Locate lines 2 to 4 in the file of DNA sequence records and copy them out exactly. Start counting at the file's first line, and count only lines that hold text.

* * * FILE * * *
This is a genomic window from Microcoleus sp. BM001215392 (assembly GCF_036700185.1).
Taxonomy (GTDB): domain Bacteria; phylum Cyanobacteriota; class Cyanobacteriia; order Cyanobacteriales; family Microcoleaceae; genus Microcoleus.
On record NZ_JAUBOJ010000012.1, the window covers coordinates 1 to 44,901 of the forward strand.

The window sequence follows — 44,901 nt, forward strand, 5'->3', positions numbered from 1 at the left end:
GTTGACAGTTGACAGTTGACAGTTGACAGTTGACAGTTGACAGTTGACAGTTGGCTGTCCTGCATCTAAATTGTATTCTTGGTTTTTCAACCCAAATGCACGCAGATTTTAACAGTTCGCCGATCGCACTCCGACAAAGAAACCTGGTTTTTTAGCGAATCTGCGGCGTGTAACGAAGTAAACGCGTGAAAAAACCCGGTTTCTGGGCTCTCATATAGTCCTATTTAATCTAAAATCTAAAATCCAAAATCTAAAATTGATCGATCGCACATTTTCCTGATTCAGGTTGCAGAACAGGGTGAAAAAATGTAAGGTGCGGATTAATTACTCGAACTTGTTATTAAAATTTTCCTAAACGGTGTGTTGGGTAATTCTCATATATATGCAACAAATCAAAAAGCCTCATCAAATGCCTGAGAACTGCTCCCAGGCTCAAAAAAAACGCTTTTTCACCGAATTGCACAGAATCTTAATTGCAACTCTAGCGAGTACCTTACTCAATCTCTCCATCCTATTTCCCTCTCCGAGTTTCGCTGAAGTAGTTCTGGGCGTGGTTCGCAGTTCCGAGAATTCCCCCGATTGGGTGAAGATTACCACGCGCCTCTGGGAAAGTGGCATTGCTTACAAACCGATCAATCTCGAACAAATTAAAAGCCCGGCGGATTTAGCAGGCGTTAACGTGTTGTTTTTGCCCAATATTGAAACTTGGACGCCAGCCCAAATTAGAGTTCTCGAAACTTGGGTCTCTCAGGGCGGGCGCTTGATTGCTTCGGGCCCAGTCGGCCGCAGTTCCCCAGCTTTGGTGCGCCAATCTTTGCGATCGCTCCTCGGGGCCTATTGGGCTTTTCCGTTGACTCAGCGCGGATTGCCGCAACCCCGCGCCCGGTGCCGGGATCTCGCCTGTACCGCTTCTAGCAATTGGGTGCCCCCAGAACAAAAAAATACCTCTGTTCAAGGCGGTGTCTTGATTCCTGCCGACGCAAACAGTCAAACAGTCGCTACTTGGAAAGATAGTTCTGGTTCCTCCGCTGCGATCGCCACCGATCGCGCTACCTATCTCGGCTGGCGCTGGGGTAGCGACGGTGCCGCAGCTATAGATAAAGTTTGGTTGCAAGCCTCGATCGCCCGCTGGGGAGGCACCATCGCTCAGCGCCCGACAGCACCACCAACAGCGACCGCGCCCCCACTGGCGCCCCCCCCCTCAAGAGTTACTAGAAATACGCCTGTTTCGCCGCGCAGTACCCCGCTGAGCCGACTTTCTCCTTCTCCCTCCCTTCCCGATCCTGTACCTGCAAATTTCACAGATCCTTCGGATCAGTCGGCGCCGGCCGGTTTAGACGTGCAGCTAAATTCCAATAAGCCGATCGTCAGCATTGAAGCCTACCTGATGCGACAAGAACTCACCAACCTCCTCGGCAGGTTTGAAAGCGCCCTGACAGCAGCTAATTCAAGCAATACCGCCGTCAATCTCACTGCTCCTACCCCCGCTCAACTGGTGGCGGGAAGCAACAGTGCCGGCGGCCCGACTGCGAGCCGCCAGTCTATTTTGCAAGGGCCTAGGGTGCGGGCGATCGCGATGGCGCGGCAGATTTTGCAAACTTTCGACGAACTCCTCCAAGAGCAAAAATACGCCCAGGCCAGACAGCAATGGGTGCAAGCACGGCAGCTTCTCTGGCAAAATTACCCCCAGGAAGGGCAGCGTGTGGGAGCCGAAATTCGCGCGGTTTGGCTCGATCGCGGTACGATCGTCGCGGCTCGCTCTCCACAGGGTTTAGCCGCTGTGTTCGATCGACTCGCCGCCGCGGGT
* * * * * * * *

Taxonomy (GTDB): domain Bacteria; phylum Cyanobacteriota; class Cyanobacteriia; order Cyanobacteriales; family Microcoleaceae; genus Microcoleus.
On record NZ_JAUBOJ010000012.1, the window covers coordinates 1 to 44,901 of the forward strand.

The window sequence follows — 44,901 nt, forward strand, 5'->3', positions numbered from 1 at the left end: